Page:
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Gizmodo (March 23)

2018/ 03/ 26 by jd in Global News

The Great Pacific Garbage Patch “has more lost and discarded plastic inside it than previous surveys suggested—like, a lot more. And it’s still growing.” A recent study published in Scientific Reports suggest it “is filled with 79,000 metric tonnes (87,000 tons) of plastic, which is between 10 to 16 times higher than previous estimates…. Disturbingly, plastic pollution inside the GPGP ‘is increasing exponentially and at a faster rate than in surrounding waters.’”


Bloomberg (March 9)

2018/ 03/ 12 by jd in Global News

“China is cracking down on pollution like never before, with new green policies so hard-hitting and extensive they can be felt across the world, transforming everything from electric vehicle demand to commodities markets.” China is now, by far, the largest global carbon emitter, but the “government is trying to change that without damaging the economy—and perhaps even use its green policies to become a leader in technological innovation.”


Gizmodo (January 26)

2018/ 01/ 28 by jd in Global News

“We can’t rely on the market to create an ‘electric car revolution’ in Australia. Funding infrastructure, creating industry standards, legislating to reward and cheapen less-polluting cars, and educating the public are all part of the challenge.”


Fortune (January 10)

2017/ 01/ 12 by jd in Global News

“China’s air quality has been particularly bad so far this winter. Severe smog or haze episodes have occurred one after another with short breaks in between… Last week, Beijing issued its first-ever red alert for ‘fog’ due to extremely low visibility caused by haze.” While winter weather is a complicating factor, the main blame lies elsewhere. “The reality is that new regulations to curb pollution aren’t enough, and the latest alert signals that China’s government needs to do more.”


The Economist (September 3)

2016/ 09/ 06 by jd in Global News

“An epic struggle looms. It will transform daily life as profoundly as cars did in the 20th century: reinventing transport and reshaping cities, while also dramatically reducing road deaths and pollution.” Across several industries companies have grasped “the transformative potential of electric, self-driving cars, summoned on demand.” With Uber poised to lead this race, “technology firms including Apple, Google and Tesla are investing heavily in autonomous vehicles; from Ford to Volvo, incumbent carmakers are racing to catch up.”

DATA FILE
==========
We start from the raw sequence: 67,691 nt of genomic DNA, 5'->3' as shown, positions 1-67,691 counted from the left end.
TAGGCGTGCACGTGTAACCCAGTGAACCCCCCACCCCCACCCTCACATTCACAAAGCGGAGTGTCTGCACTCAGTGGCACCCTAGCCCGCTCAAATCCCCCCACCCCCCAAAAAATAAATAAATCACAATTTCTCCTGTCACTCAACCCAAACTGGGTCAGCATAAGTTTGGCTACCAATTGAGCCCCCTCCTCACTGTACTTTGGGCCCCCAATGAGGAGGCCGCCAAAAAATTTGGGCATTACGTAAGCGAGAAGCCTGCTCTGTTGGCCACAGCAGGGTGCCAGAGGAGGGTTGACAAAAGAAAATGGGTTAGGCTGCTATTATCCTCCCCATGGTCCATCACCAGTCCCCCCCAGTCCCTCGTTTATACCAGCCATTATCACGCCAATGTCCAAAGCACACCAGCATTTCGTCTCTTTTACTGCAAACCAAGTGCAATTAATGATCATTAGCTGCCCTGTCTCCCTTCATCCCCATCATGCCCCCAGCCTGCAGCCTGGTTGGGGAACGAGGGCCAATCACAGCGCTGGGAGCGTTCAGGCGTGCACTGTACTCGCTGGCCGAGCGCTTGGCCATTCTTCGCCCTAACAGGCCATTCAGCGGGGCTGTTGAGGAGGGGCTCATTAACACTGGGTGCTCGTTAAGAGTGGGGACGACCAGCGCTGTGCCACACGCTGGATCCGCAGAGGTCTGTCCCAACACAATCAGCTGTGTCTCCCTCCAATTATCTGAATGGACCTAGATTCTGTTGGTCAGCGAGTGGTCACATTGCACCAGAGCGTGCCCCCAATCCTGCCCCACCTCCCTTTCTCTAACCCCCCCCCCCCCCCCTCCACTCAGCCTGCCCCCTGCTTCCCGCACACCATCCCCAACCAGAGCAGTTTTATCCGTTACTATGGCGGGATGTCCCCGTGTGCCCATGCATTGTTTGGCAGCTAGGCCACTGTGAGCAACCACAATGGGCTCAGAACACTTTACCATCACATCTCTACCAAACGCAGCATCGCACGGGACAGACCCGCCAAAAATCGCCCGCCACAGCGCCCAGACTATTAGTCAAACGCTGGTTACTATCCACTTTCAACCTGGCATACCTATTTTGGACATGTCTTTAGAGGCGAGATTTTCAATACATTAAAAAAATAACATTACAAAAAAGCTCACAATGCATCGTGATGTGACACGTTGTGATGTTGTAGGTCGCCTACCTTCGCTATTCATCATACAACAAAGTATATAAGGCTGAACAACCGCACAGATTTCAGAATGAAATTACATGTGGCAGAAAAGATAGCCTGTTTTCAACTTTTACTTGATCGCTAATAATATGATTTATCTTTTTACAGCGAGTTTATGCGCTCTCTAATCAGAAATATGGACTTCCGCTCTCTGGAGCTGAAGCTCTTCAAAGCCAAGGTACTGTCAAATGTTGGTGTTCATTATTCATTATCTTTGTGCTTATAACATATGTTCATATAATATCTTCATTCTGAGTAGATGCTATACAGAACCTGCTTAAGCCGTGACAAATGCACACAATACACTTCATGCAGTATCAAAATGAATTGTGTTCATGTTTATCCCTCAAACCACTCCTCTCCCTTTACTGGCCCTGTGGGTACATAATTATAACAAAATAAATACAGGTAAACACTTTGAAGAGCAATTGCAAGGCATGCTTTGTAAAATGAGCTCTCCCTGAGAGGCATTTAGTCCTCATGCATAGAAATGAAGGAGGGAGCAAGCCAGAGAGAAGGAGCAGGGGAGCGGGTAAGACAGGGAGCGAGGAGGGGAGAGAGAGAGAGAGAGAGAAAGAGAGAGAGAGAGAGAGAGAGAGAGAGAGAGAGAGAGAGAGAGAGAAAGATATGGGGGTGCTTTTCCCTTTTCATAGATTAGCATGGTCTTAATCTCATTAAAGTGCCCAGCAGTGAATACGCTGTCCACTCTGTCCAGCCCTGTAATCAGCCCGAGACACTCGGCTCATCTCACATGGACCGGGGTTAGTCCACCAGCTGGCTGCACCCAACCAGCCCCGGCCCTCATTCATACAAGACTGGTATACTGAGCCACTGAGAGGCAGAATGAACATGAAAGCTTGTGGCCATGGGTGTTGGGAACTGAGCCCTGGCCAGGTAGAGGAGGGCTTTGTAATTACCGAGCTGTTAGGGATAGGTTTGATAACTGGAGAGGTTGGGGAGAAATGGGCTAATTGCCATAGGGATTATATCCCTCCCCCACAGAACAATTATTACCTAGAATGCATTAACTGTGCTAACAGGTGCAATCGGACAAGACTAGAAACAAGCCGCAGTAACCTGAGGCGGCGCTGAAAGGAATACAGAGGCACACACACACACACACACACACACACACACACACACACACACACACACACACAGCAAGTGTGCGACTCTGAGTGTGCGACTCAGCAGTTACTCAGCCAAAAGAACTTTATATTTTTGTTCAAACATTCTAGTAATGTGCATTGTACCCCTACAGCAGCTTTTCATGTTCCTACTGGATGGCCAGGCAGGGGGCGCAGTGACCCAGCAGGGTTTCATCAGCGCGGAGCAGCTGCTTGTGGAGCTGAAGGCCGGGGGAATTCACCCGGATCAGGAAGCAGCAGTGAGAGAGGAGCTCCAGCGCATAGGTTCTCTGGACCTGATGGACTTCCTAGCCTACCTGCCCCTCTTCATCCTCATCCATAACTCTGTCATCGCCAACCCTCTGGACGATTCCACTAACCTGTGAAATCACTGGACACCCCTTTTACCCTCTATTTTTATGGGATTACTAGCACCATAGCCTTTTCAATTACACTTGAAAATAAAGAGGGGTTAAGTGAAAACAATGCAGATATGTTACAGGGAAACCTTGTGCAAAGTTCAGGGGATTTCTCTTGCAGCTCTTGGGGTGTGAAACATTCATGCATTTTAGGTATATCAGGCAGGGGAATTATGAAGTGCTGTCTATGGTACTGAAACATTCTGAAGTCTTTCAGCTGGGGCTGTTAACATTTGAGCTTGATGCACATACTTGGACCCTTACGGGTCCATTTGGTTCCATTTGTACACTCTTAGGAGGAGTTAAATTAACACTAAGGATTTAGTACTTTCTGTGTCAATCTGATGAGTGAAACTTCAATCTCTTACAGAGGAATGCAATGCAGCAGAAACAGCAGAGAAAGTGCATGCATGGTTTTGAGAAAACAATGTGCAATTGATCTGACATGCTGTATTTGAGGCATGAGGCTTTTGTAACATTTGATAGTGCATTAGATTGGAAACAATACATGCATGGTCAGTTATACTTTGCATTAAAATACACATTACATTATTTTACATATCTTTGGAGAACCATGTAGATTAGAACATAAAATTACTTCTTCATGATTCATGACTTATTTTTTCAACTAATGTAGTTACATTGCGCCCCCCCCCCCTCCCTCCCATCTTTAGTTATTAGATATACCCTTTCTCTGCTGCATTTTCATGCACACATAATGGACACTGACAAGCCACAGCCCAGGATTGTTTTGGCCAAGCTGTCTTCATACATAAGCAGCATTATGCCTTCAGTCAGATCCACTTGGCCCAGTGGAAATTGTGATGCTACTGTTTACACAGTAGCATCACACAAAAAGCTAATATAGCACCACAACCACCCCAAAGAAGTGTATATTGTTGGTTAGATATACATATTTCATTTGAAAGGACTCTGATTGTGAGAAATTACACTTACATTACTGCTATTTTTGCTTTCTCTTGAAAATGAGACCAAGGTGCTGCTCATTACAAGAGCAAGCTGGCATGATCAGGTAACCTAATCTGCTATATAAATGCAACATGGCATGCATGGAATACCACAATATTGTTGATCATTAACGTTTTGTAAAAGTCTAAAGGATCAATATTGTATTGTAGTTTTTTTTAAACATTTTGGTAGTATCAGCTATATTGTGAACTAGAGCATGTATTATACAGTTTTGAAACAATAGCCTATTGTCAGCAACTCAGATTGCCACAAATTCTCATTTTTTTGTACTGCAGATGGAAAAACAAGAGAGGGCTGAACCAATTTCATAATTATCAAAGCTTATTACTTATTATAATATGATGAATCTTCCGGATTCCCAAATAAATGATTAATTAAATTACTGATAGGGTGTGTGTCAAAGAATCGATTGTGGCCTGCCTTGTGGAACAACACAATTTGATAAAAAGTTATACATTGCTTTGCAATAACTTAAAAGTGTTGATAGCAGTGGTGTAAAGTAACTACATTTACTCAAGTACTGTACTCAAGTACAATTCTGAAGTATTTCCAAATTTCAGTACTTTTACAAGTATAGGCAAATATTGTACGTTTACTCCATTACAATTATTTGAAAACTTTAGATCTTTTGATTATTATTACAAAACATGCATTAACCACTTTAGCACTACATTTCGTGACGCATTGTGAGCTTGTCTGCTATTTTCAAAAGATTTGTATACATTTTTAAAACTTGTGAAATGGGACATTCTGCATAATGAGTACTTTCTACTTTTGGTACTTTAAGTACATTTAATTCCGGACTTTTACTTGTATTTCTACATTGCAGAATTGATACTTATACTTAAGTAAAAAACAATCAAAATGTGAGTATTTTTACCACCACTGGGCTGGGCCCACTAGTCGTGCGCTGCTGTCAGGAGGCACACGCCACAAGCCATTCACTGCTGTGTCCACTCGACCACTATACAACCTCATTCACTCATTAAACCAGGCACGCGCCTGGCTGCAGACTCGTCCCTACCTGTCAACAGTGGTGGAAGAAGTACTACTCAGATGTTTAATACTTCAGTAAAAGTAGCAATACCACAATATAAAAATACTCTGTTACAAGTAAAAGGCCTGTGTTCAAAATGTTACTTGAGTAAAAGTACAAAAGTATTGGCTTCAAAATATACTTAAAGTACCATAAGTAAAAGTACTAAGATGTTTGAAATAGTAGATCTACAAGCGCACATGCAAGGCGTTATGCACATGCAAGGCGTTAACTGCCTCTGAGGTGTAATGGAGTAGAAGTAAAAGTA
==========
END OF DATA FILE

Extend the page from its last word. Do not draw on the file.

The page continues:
Institutional Investor (January 3)

2016/ 01/ 03 by jd in Global News

“The most powerful influence on current and future climate mitigation and practice is the sleeping giant: the consumer. When people wake up in the morning frightened that the West Antarctic Ice Sheet could detach from the continental shelf and cause an abrupt sea level change and all the geophysical mayhem that could accompany such an event, they might then make purchasing decisions calculated to alter commercial, industrial, municipal, national and international pollution practices and management.”


Financial Times (November 24)

2014/ 11/ 25 by jd in Global News

“‘Lung washing tours’ are the new thing in Chinese tourism.” Sales have taken off as people seek refuge from the polluted air, but these often require vast treks to reach a place with clean air. “The truth is that despite what the tour operators say, fleeing pollution is not all that easy in today’s China – no matter how much money you spend (and carbon dioxide you emit) getting away.”


New York Times (October 2)

2014/ 10/ 02 by jd in Global News

Last week, President Obama “created the largest marine preserve in the world,” expanding it more than five-fold from 87,000 square miles to nearly half a million square miles. “At a time when the world’s oceans are threatened by rampant pollution, overfishing and climate change, the benefits of Mr. Obama’s decision will be profound, particularly if other countries now follow the United States’ excellent example.”  


New York Times (August 17)

2014/ 08/ 18 by jd in Global News

China is both the world’s largest consumer of coal and the world’s largest producer of CO2 emissions. Encouragingly, that may be set to change. “The wretched air in China’s cities is forcing Chinese officials to change their energy policies. If they do a good job tackling local pollution, they could also have a big impact on climate change.” Details are still scarce, but could include a ban on the use of coal in urban areas by 2020.


Wall Street Journal (December 5, 2013)

2013/ 12/ 05 by jd in Global News

Chinese “leaders are attempting to create an innovation ecosystem whereby government ministries funnel money through universities, think-tanks, businesses of all sizes, cities, real-estate developers and venture-capital investors.” Despite massive governmental support, “China still has trouble retaining its best and brightest talents onshore…. A growing number of Chinese scientists who had returned to China from the West are now leaving again.” While there are many reasons, including environmental pollution, the stifling political environment seems to be the largest factor. Innovative people generally don’t want to live where “they can’t network on Facebook or voice freewheeling opinions on any topic, business or political, under the sun.”


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